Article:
COMMENTARYEconomic & Political Weekly EPW march 21, 2009 vol xliv no 1213the ITEC umbrella. Increasingly, however, companies also work on their own, having benefited from the initial association. A remarkable characteristic of these efforts is that they generate reciprocal benefits for India mostly through soft power – the power to “attract or co-opt” – rather than through the hard power of coercion or payment. As Joseph Nye Jr, who coined the term, points out9 “soft power resources often work indirectly by shaping the environment for policy, andsometimes take years to produce the desired outcomes”. This is most evident in Afghanistan where, according to Jayshree Bajoria of the Council on Foreign Relations,10 India-Afghanistan relations have benefited substantially from the fact that “many current Afghan leaders, including President Karzai, studied at Indian universities”. It can also be argued that this approach is highly effective at generating a positive developmental impact. As noted by Rajan and Subramanian of the IMF, western aid programmes undermine growth and de-velopment in at least two ways.11 They un-dermine local institutions by diverting skills and resources away from the public and private sectors. But large-scale trans-fers of aid also reduce a country’s competi-tiveness – an effect known by economists as the “aid curse” or “Dutch Disease”. By building domestic capacity and staying small scale, India’s TA efforts try to avoid both problems. This might explain why India’s aid to Africa has generally been viewed positive-ly by recipients. Of course, it helps that India shares a colonial history with Africa and that as a fellow “developing country” it has been safe from accusations of taking a paternalistic approach. The availability of more money, however, is changing all this in two critical ways. First, the focus on “soft power” is being replaced by a greater emphasis on the allocation of strictly bilateral grants. As evidence, consider that over the last two years the “Aid to Africa” budget has grown to substantially exceedITEC expenditure. Second, the geographical reach of such targeted bilateral aid flows has expanded to include Afghanistan and countries in Africa. Clearly, India’s near-abroad, as illustrated by its aid periphery, has ex-panded substantially. This expansion is not so interesting in itself. However, it is an illustration of India’s reassessment of its place in the world order. Indians increasingly see the rise of their country as inevitable, and in this new world view no country is too far to benefit from India’s benevolence. Complementing Indian Aid To understand India’s relative strength in aid delivery, it is useful to analyse the one sphere where it has had relatively greater success – in complementing trade and in-vestment. Indian companies have operat-ed in east Africa since long before the terms “emerging” and “frontier” markets became fashionable. Indian trade with Africa stood at over $9 billion in 2004-05 and has been growing at about 25% in recent years. The large Indian diaspora in the region notwithstanding, some credit must go to India’s historical stance on foreign trade and investment that has complemented, and been complemented by, India’s tech-nical assistance strategy. India first provided official guidelines for investments abroad in 1970. While that policy on joint ventures has provided in-creasing flexibility to Indian multination-als, it has historically prohibited majority participation, encouraged partnership agreements with local financial institu-tions and development banks, and instru-cted entrepreneurs to offer training to local partners. Investments are also often in sectors that build local capacity or serve local consumption – one-third of east African joint ventures were in the pharmaceutical, basic metals and alloys, and machine tools industries.12 This approach is substantially different from that of Chinese and western multination-als which usually take majority stakes, im-port much of the skilled manpower from the home country, and often repatriate profits– and are thus accused of being “neo-imperialist”. Indian investments have either con-sciously, or by happy coincidence because of low capital availability, promoted long-term economic development in the host country. As with India’s technical assist-ance programme such investments typi-cally also promote India’s general influ-ence and create an affinity for and ability to work with India as well as goodwill benefits. India’s new aid strategy, of offer-ing large loans and grants through the Exim Bank, is therefore useful because it builds on this foundation and is aimed at giving Indian corporations an added ad-vantage, rather than at replacing the current paradigm. Conclusions India first gave aid to Nepal in the 1950s; it created ITEC in 1964; and it joined the African Development Fund in 1982. India’s foreign aid programme is neither new nor suddenly strategic. Nevertheless, in recent years aid allocation has been marked by a desire to seek greater representation on multilateral fora, an expansion of India’s near-abroad and a move from soft to hard power. If anything is new, it is the hope that through aid India can gain recogni-tion as a world power and advance certain strategic interests. However, at present India’s aid pro-gramme is more a reflection of the coun-try’s standing in the world, than a driver of it. If a reminder of that is needed, China is happy to provide it. China joined the African Development Bank later than India, yet holds more voting shares. It continues to win oil contracts across Africa and central Asia. And India’s periphery, where much aid has been spent since independence is now home to a rela-tively hostile government in Nepal, and a Burmese junta over which India has little, if any, leverage. India has a poor record of leveraging hard power to gain strategic benefits. One problem is that it has never had too much spare cash to throw around. India’s grants, no matter how big, cannot compensate for the country’s overall lack of clout nor outweigh recipients’ consideration of the interests of other powers. Thus they cannot overcome vastly superior Chinese bids for oil fields, Chinese competition for access to Burmese ports or Russian opposition to Indian military presence in Tajikistan. Curiously enough, India’s shift to hard power comes at a time when America’s sharp decline of soft power should serve as a cautionary tale. India is also not “prepared for the risks that accompany hardpower politics, as illustrated by the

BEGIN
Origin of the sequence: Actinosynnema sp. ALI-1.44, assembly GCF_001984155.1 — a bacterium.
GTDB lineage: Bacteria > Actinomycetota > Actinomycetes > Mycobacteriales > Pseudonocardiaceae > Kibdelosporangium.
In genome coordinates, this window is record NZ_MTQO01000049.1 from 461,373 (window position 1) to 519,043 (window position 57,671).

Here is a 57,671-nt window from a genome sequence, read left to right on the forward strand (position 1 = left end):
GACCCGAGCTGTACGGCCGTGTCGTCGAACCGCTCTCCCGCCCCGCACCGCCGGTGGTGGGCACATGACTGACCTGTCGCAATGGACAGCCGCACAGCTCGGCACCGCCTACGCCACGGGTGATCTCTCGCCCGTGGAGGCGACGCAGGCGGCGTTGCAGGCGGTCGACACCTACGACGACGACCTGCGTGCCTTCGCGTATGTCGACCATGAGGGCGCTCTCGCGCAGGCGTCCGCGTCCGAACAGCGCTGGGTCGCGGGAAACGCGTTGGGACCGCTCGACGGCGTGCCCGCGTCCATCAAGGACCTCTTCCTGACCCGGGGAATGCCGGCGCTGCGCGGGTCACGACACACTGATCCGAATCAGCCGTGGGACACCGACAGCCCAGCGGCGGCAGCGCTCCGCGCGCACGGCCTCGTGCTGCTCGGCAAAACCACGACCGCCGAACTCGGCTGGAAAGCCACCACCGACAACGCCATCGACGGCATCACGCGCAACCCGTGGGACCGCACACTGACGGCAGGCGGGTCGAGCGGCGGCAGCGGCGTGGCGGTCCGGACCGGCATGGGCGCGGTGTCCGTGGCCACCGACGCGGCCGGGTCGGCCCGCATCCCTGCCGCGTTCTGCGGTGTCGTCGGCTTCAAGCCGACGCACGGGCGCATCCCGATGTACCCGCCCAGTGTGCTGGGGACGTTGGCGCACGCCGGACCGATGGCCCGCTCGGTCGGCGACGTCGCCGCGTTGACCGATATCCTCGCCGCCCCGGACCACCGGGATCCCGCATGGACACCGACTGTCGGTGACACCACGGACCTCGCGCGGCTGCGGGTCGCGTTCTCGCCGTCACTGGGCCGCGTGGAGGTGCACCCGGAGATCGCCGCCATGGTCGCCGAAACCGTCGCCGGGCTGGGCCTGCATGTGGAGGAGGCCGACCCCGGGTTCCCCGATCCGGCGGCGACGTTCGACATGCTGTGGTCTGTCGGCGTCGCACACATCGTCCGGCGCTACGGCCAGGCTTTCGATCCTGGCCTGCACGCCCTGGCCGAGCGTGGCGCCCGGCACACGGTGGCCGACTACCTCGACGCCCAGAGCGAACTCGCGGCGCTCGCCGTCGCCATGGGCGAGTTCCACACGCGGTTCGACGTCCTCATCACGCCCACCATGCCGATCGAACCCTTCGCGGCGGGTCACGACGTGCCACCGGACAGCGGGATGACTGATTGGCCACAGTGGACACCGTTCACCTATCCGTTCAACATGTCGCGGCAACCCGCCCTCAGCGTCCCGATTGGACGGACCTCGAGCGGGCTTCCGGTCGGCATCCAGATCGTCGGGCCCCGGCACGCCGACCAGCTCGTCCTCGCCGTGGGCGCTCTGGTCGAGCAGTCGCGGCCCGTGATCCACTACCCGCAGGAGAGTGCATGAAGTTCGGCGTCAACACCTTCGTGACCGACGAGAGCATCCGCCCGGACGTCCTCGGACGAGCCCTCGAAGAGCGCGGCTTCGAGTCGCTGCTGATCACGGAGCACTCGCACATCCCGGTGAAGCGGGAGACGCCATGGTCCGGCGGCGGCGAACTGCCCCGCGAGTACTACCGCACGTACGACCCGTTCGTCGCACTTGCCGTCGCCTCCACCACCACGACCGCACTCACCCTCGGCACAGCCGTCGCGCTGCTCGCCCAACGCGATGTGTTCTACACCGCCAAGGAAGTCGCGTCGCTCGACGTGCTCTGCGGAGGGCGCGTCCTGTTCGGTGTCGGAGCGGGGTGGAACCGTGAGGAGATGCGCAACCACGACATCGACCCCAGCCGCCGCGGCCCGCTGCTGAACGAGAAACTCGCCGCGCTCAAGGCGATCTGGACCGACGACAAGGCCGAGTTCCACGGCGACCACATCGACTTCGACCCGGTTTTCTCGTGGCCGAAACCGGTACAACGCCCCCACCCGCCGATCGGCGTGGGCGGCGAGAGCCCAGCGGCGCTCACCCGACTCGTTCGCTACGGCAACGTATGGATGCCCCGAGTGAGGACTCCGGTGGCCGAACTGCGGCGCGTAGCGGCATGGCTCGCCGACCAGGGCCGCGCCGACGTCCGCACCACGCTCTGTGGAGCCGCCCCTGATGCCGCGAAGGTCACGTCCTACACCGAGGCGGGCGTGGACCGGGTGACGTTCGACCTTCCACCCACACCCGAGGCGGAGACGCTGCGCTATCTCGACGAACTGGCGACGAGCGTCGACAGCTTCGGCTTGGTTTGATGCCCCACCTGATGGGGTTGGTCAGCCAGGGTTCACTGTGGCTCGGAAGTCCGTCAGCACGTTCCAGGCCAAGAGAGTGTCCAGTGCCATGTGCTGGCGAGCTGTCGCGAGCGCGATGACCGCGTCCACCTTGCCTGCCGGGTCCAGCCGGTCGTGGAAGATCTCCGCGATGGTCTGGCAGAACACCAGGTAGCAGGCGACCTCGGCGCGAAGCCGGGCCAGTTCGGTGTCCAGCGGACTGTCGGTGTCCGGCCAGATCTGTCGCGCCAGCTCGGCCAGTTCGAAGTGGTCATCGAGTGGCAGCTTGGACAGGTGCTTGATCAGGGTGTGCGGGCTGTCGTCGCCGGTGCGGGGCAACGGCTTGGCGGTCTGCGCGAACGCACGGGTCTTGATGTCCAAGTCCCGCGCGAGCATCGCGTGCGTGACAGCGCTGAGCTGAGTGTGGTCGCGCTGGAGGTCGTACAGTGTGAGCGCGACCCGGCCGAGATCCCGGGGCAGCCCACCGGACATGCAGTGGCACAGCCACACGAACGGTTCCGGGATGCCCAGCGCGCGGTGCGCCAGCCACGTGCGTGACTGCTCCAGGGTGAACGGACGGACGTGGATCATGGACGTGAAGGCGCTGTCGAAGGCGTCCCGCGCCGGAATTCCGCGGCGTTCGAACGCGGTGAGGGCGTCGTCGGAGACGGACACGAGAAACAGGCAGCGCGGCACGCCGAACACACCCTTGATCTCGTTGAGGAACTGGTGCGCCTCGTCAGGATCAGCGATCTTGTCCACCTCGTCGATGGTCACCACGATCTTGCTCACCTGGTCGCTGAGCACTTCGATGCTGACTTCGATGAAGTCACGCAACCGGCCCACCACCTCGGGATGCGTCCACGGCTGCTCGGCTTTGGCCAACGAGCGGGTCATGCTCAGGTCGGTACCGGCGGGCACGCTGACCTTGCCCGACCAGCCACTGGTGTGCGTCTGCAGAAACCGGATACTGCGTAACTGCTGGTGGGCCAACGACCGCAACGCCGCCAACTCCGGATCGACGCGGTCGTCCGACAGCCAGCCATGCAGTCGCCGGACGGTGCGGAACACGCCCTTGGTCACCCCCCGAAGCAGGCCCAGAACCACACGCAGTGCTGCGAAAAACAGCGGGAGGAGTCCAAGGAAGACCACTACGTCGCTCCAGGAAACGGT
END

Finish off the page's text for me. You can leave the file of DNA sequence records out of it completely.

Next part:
COMMENTARYmarch 21, 2009 vol xliv no 12 EPW Economic & Political Weekly14SAMEEKSHA TRUST BOOKS1857Essays from Economic and Political WeeklyA compilation of essays that were first published in the EPW in a special issue in May 2007. Held together with an introduction by Sekhar Bandyopadhyay, the essays – that range in theme and subject from historiography and military engagements, to the dalit viranganas idealised in traditional songs and the “unconventional protagonists” in mutiny novels – converge on one common goal: to enrich the existing national debates on the 1857 Uprising.The volume has 18 essays by well known historians who include Biswamoy Pati, Dipesh Chakrabarty, Peter Robb and Michael Fisher.The articles are grouped under five sections:‘Then and Now’,‘Sepoys and Soldiers’,‘The Margins’,‘Fictional Representations’ and ‘The Arts and 1857’.Pp viii + 364 2008 Rs 295Available fromOrient Blackswan Pvt LtdMumbai Chennai New Delhi Kolkata Bangalore Bhubaneshwar Ernakulam Guwahati Jaipur LucknowPatna Chandigarh Hyderabad Contact: info@orientblackswan.combombing of the Indian embassy in Kabul in July 2008 – a reaction to India’s grow-ing influence there. The expansion of India’s portfolio of de-livery strategies is necessary because it al-lows greater flexibility in delivering aid. Soft power is particularly beneficial in democracies because, according to Nye, “leaders have less leeway to adopt tactics and strike deals”. But hard power works better in authoritarian regimes or in coun-tries undergoing conflict – illustrated by China’s relative success in securing energy assets in Africa and central Asia. To be effective, India needs to mix hard and soft power, now that its sphere of aid delivery is expanding substantially. However, India must accept that it cannot win by matching other powers dollar-for-dollar. It would therefore do better to align its aid strategy not with its ambitions, but with a realistic assess-ment of its strengths – the soft power that Shashi Tharoor calls “India’s greatest asset” and an entrepreneurial private sector highly integrated into the global economy. India should also recognise that an aid and investment strategy that historically promoted local capacity building has set India apart from other donors. While turning out to be partly altruistic, it has also served Indian interests rather well. Rather than abandon that by adopting the western model of large-scale grant making, Indian policymakers should recognise the benefits the country derives from building lasting social and cultural links. Finally, India must not underestimate the potential for backlash against a vast expansion of bilateral aid. As a developing country India benefited from generous goodwill amongst recipients. As an “emerg-ing donor” that goodwill is diluted and India opens itself to the same criticisms often directed at other major donors such asUSAID, or indeed China. This is not to say that India should not give aid to other countries. Foreign aid is, to paraphrase, politics by other means. India may be somewhat premature in thinking it can play with the big boys, but it is important, nevertheless, to play the game.Notes 1 Bilateral and multilateral aid flows are typically analysed separately to understand their deter-minants. For more on the determinants of bilateral aid, see Alberto Alesina and David Dollar, “Who Gives Foreign Aid to Whom and Why?” Journal of Economic Growth, Vol 5, No 1, March 2000. 2 Adjusted for inflation, this amount would be ap-proximately INR three billion in 2008. 3 Country profile: Bhutan, http://www.fco.gov.uk/en/about-the-fco/country-profiles/asia-oceania/bhutan?profile=all (accessed 7 January 2009). 4 The exchange rate used is Rs 48,7326 to $1. This is the monthly average for January 2009 as pro-vided by http://x-rates.com. 5 The definition used here differs from that of the OECD’s Development Assistance Committee’s broadly accepted definition. To understand the standard definition, see Larry Nowels, “Foreign Aid: Understanding Data Used to Compare Donors”, CRS Report for Congress, Congressional Research Service, 7 June 2006. 6 This figure excludes loans provided by Indian public-sector enterprises, such as the $450 million loan by the NTPC to the Trincomalee Coal Power Plant in Sri Lanka, in 2007 (See “Foreign Borrowing of $500 Million”, Position Paper, Transparency International Sri Lanka, September 2007). 7 This line item only seems to account for contribu-tions to the regular programme budget of various international organisations, but may not account for all aid delivered to or through IOs. Programme aid delivered through multilateral IOs does not seem to be included here. For instance, in 2007 India provided over$8.8 million in funding through the World Food Programme, but contri-butions by the Ministry of Agriculture to the WFP that year were only about$1 million which is not included in the contributions to the WFP under the 2007-08 budget. 8 EdwardLuce,In Spite of the Gods: The Strange Rise of Modern India (London: Little, Brown) 2007. 9 Joseph S Nye Jr, “Soft Power and Leadership”, Compass: A Journal of Leadership, Spring 2004. 10 Jayshree Bajoria, “India-Afghanistan Relations”, CFR, 23 October 2008, http://www.cfr. org/pub-lication/ 17474/indiaafghanistan_relations.html (accessed 7 January 2009) 11 Raghuram G Rajan and Arvind Subramanian, “What Undermines Aid’s Impact on Growth?” IMF Working Paper WP/05/126, June 2005. 12 A C Prabhakar, “An Evaluation of Indian Joint-ventures in East Africa”, INSouth.org, October 2008.